During this past week I was on vacation and started reading Seth Godin’s latest book “Linchpin“. One particular passage was very apropos to what I’ve been harping on about recently and I thought it would make sense to quote it here. In Linchpin, Godin defines art as a “personal gift that changes the recipient”, and based on this definition, art can encompass all sorts of design work, visual or otherwise. He also states that “most of the time, most of us make our art for an audience.”. He then goes on to give two reasons why it’s vital to know who that audience is:
The first is that understanding your audience allows you to target your work and to get feedback that will help you do it better next time.
The other reason? Because it tells you whom to ignore.
It’s impossible to make art for everyone. There are too many conflicting goals and there’s far too much noise. Art for everyone is mediocre, bland and ineffective.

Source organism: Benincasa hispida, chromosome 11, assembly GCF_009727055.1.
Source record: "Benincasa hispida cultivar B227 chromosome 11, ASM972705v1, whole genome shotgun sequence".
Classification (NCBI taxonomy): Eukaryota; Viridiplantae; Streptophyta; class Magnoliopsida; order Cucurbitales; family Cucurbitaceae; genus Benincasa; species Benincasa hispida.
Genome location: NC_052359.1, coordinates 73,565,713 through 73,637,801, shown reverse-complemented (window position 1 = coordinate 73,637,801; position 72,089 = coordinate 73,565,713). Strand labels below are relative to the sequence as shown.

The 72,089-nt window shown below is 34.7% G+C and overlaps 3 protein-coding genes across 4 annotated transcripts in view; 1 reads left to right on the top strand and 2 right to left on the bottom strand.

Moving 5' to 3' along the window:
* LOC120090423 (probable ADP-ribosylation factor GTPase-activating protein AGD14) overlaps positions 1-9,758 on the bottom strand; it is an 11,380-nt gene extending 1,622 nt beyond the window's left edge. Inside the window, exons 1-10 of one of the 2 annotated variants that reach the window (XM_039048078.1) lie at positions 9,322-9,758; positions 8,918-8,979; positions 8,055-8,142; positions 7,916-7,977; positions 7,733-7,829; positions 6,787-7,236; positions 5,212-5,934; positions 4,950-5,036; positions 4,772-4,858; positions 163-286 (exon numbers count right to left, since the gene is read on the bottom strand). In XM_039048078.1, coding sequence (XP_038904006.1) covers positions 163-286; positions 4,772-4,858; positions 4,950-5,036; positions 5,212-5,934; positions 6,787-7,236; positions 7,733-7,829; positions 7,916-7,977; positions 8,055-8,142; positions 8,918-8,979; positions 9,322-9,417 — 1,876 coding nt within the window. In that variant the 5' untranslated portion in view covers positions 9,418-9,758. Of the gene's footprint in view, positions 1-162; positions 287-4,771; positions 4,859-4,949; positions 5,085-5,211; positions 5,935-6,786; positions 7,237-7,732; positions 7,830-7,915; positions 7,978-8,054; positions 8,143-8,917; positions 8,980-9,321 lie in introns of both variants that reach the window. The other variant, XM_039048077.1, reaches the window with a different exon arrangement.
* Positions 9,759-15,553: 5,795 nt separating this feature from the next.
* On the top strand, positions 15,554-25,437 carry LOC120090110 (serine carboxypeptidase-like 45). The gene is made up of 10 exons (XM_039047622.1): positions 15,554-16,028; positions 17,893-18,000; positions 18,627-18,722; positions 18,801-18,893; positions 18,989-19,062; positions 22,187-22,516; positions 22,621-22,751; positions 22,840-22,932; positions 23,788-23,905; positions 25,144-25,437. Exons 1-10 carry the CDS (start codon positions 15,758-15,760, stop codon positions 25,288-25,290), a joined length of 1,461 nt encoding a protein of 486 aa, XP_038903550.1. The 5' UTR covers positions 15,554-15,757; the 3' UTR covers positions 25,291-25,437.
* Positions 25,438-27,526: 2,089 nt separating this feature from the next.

If you don’t pinpoint your audience, you end up making your art for the loudest, crankiest critics. And that’s a waste. Instead, focus on the audience that you choose, and listen to them, to the exclusion of all others. Go ahead and make this sort of customer happy, and the other guys can go pound sand.
I thought that advice was spot on for so much that goes on in libre software land. We have a tendency to want to please everybody, even when the power of Free Software is built on the concept of being able to tailor software to a specific need. By taking the risk and focusing on an audience, the result is bound to be stronger for it.